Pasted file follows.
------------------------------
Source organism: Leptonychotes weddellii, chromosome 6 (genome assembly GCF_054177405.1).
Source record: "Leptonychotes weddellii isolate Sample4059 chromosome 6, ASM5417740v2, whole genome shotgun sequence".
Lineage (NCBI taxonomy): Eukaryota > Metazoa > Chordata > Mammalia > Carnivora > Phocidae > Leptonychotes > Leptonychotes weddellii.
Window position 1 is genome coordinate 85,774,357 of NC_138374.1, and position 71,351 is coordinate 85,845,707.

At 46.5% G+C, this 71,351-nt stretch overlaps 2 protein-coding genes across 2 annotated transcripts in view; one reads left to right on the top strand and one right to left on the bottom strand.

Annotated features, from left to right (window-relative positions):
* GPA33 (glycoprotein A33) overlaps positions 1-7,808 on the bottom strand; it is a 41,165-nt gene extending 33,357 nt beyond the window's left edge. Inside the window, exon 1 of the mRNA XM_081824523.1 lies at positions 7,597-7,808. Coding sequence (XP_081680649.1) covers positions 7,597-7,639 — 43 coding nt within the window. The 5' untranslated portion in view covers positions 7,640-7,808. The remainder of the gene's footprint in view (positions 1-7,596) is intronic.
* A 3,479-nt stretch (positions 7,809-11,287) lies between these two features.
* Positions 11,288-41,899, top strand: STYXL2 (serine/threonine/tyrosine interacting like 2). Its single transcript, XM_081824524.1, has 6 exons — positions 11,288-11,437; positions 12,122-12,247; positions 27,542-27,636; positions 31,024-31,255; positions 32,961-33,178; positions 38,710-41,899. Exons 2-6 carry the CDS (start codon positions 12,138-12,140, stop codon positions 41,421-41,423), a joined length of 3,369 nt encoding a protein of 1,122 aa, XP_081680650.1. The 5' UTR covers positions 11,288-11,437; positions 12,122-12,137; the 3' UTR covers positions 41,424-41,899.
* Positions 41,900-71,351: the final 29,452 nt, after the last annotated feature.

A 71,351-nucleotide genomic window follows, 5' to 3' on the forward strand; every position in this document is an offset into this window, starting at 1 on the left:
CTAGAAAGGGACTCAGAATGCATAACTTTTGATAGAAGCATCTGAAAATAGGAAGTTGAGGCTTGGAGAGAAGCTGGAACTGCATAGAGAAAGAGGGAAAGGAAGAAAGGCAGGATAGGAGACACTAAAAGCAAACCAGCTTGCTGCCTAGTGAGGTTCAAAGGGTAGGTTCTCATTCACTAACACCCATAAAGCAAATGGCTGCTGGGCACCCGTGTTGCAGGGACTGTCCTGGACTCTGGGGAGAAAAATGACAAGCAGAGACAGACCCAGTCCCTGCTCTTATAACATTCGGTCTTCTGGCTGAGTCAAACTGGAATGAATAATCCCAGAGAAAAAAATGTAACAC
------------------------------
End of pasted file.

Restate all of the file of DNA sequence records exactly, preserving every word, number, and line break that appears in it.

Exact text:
Source organism: Leptonychotes weddellii, chromosome 6 (genome assembly GCF_054177405.1).
Source record: "Leptonychotes weddellii isolate Sample4059 chromosome 6, ASM5417740v2, whole genome shotgun sequence".
Lineage (NCBI taxonomy): Eukaryota > Metazoa > Chordata > Mammalia > Carnivora > Phocidae > Leptonychotes > Leptonychotes weddellii.
Window position 1 is genome coordinate 85,774,357 of NC_138374.1, and position 71,351 is coordinate 85,845,707.

At 46.5% G+C, this 71,351-nt stretch overlaps 2 protein-coding genes across 2 annotated transcripts in view; one reads left to right on the top strand and one right to left on the bottom strand.

Annotated features, from left to right (window-relative positions):
* GPA33 (glycoprotein A33) overlaps positions 1-7,808 on the bottom strand; it is a 41,165-nt gene extending 33,357 nt beyond the window's left edge. Inside the window, exon 1 of the mRNA XM_081824523.1 lies at positions 7,597-7,808. Coding sequence (XP_081680649.1) covers positions 7,597-7,639 — 43 coding nt within the window. The 5' untranslated portion in view covers positions 7,640-7,808. The remainder of the gene's footprint in view (positions 1-7,596) is intronic.
* A 3,479-nt stretch (positions 7,809-11,287) lies between these two features.
* Positions 11,288-41,899, top strand: STYXL2 (serine/threonine/tyrosine interacting like 2). Its single transcript, XM_081824524.1, has 6 exons — positions 11,288-11,437; positions 12,122-12,247; positions 27,542-27,636; positions 31,024-31,255; positions 32,961-33,178; positions 38,710-41,899. Exons 2-6 carry the CDS (start codon positions 12,138-12,140, stop codon positions 41,421-41,423), a joined length of 3,369 nt encoding a protein of 1,122 aa, XP_081680650.1. The 5' UTR covers positions 11,288-11,437; positions 12,122-12,137; the 3' UTR covers positions 41,424-41,899.
* Positions 41,900-71,351: the final 29,452 nt, after the last annotated feature.

A 71,351-nucleotide genomic window follows, 5' to 3' on the forward strand; every position in this document is an offset into this window, starting at 1 on the left:
CTAGAAAGGGACTCAGAATGCATAACTTTTGATAGAAGCATCTGAAAATAGGAAGTTGAGGCTTGGAGAGAAGCTGGAACTGCATAGAGAAAGAGGGAAAGGAAGAAAGGCAGGATAGGAGACACTAAAAGCAAACCAGCTTGCTGCCTAGTGAGGTTCAAAGGGTAGGTTCTCATTCACTAACACCCATAAAGCAAATGGCTGCTGGGCACCCGTGTTGCAGGGACTGTCCTGGACTCTGGGGAGAAAAATGACAAGCAGAGACAGACCCAGTCCCTGCTCTTATAACATTCGGTCTTCTGGCTGAGTCAAACTGGAATGAATAATCCCAGAGAAAAAAATGTAACAC